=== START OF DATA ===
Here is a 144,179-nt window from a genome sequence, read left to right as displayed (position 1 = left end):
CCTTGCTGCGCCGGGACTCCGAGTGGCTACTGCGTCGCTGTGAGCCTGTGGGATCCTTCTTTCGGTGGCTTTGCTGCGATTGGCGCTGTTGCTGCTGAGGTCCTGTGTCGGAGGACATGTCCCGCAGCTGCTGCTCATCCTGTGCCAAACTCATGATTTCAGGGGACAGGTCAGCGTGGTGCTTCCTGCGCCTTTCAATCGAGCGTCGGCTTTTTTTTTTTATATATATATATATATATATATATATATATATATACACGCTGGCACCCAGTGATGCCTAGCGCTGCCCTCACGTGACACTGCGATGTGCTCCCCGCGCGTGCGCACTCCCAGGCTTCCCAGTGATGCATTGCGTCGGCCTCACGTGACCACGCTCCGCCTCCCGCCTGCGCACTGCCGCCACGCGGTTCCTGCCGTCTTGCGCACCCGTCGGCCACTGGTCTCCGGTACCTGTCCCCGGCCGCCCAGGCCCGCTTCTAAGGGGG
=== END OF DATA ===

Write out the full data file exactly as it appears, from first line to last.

Here is a 144,179-nt window from a genome sequence, read left to right as displayed (position 1 = left end):
CCTTGCTGCGCCGGGACTCCGAGTGGCTACTGCGTCGCTGTGAGCCTGTGGGATCCTTCTTTCGGTGGCTTTGCTGCGATTGGCGCTGTTGCTGCTGAGGTCCTGTGTCGGAGGACATGTCCCGCAGCTGCTGCTCATCCTGTGCCAAACTCATGATTTCAGGGGACAGGTCAGCGTGGTGCTTCCTGCGCCTTTCAATCGAGCGTCGGCTTTTTTTTTTTATATATATATATATATATATATATATATATATATACACGCTGGCACCCAGTGATGCCTAGCGCTGCCCTCACGTGACACTGCGATGTGCTCCCCGCGCGTGCGCACTCCCAGGCTTCCCAGTGATGCATTGCGTCGGCCTCACGTGACCACGCTCCGCCTCCCGCCTGCGCACTGCCGCCACGCGGTTCCTGCCGTCTTGCGCACCCGTCGGCCACTGGTCTCCGGTACCTGTCCCCGGCCGCCCAGGCCCGCTTCTAAGGGGG